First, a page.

Thursday, October 30, 2014
Minimalism: Las Ultrasónicas and "Quiero Ser Tu Perra"
In the mid- to late-70s, there was a revolution in rock music. Too bad I missed it.
Now, just a warning. I'm not a music critic of any kind, and chances are that I don't know what I'm writing about. These are just my own musings and not some kind of cultural dissection that fully explains causes and consequences in music. I'm just an average Joe. And here I'm writing about the punk movement or at least my experience of it. The fact is that up to that point, rock music had been getting more and more complex and more ambitious. I can remember listening to the almost orchestral movements of the progressive rock bands, and the operatic goals of bands like The Who. Much of that kind of music stirred me, and therefore I wandered down those paths. Of course, there were some spectacular failures. For every "concept album" that worked there seemed to be one that didn't. But given that rock music was coming into its middle age by the late 70s, like all anyone that ages it had become more thoughtful and introspective. The giants of rock were trying to make put their stamp on the new classical music of the time and cement its respectability. Gone were the days of simple guitar riffs and chord changes with vocals layered on top.
Yet they weren't. A small but growing and sizable group of musicians decided to go the other way. They stripped rock music of all the baggage that had been added on to it...the complex chord changes, the literary allusions, the flowery fluffery, the operatic pretensions. Instead, they went back to three chords and vocals and, even better, added in a significant dosage of rage. Rage against what rock had become, as well as rage against the conditions that had been one of the original underpinnings of rock - social injustice, economic stagnation and inequality. Rock had started as rebellious dance music with Elvis and Jerry Lee Lewis, then had become a vehicle for protest in the 60s. When punk bands stripped off the ornamentation, they uncovered layers back to the original rebellion and they amped up the rage. In doing so, they made rock more minimalist but also truer to its roots in a way. Everything else was still there - dance (in free-for-alls at punk concerts), anger (in straight ahead, driving, distorted guitars and songs playing at intense speeds), rebellion (involving everything from style of music to style of clothes and hair), and protest. Punk became a music and a lifestyle, much as rock in the sixties had been music and lifestyle. It's just that punk hoped to save the essence of rock from itself.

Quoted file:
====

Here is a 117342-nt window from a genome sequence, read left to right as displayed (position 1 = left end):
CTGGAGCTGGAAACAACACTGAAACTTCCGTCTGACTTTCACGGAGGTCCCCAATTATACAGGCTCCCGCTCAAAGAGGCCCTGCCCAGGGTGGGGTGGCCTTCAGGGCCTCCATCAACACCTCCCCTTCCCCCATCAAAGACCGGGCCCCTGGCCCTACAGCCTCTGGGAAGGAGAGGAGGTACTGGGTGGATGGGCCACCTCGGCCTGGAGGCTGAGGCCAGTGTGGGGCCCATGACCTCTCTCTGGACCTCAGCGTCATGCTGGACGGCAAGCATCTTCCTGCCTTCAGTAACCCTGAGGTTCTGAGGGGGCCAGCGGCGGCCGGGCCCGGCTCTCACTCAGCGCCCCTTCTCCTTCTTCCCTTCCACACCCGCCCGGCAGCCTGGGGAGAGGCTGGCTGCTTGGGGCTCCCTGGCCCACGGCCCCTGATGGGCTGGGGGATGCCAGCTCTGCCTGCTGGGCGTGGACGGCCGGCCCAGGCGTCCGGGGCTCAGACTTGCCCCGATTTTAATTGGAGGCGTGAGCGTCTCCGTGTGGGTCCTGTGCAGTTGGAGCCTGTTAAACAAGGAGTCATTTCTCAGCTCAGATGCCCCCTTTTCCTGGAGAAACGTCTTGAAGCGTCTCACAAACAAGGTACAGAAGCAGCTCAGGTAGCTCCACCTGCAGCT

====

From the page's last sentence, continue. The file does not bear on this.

It's only been lately, at a time when most people are well past their punk years, that I've taken initial forays into punk and I'm surprised that I like it. For one, I find that I can still touch on that rage I felt in the late 70s and early 80s and what I perceived were the injustices of the world - it's easy to take those things personally at a young age and I think punk, in its stripped down minimalism, must have felt pretty personal to young people who were into it. I also have discovered that punk was pretty egalitarian. Because it stripped rock to its essence, often three chords on a guitar, you didn't particularly have to be a good musician to play it. Sid Vicious of the Sex Pistols supposedly was a very limited bassist. But he had charisma, which was important when you stripped down the music. Gender also didn't seem to matter so much, and I remember hearing of more women in punk than in other areas of rock - sure you had your Go-Gos and your Bangles, but you also had your Runaways and Siouxsie and the Banshees and the Plasmatics. And who can leave out Patti Smith, often called the godmother of punk? We found out from these bands that women could rage as much or even more than men, with a deeper well to dig from given gender inequalities.
I wish I hadn't missed it in its heyday, but I can appreciate it now looking back over the years. And all this is preamble to today's random tune from a girl-punk group out of Mexico City called Las Ultrasónicas. Formed by Jenny Bombo and Tere Farfissa in 1996, Las Ultrasónicas started out as a quintet playing in seedy Mexico City dives. They became a quartet in 1997 with the departure of Farfissa. They released their first album, Yo Fui Una Adolescente Terrosatánica, in 1999. The band broke up in 2000, but reformed in 2002 as a trio with the release of Ohh Síi, Más... Más!!! Besides Mexico, they have toured in the United States and Colombia. Quiero Ser Tu Perra is their cover of The Stooges' I Want To Be Your Dog and appeared on Yo Fui Una Adolescente Terrosatánica.